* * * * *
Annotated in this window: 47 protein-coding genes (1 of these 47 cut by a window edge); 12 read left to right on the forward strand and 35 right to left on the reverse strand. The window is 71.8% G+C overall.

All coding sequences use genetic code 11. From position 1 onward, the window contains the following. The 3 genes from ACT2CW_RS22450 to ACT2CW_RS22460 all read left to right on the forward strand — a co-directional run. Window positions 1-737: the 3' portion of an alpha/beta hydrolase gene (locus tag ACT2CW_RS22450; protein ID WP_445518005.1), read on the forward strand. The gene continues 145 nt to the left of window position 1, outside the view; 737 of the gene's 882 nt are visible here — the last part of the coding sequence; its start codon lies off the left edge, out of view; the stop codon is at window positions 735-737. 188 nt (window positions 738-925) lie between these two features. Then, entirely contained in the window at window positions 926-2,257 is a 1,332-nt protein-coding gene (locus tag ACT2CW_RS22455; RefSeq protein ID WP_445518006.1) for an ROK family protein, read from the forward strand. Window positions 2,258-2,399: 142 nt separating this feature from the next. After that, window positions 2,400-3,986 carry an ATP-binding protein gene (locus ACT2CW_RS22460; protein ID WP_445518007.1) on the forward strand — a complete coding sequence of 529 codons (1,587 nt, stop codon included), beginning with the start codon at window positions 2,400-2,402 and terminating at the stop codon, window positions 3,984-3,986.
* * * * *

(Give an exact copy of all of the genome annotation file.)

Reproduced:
Annotated in this window: 47 protein-coding genes (1 of these 47 cut by a window edge); 12 read left to right on the forward strand and 35 right to left on the reverse strand. The window is 71.8% G+C overall.

All coding sequences use genetic code 11. From position 1 onward, the window contains the following. The 3 genes from ACT2CW_RS22450 to ACT2CW_RS22460 all read left to right on the forward strand — a co-directional run. Window positions 1-737: the 3' portion of an alpha/beta hydrolase gene (locus tag ACT2CW_RS22450; protein ID WP_445518005.1), read on the forward strand. The gene continues 145 nt to the left of window position 1, outside the view; 737 of the gene's 882 nt are visible here — the last part of the coding sequence; its start codon lies off the left edge, out of view; the stop codon is at window positions 735-737. 188 nt (window positions 738-925) lie between these two features. Then, entirely contained in the window at window positions 926-2,257 is a 1,332-nt protein-coding gene (locus tag ACT2CW_RS22455; RefSeq protein ID WP_445518006.1) for an ROK family protein, read from the forward strand. Window positions 2,258-2,399: 142 nt separating this feature from the next. After that, window positions 2,400-3,986 carry an ATP-binding protein gene (locus ACT2CW_RS22460; protein ID WP_445518007.1) on the forward strand — a complete coding sequence of 529 codons (1,587 nt, stop codon included), beginning with the start codon at window positions 2,400-2,402 and terminating at the stop codon, window positions 3,984-3,986.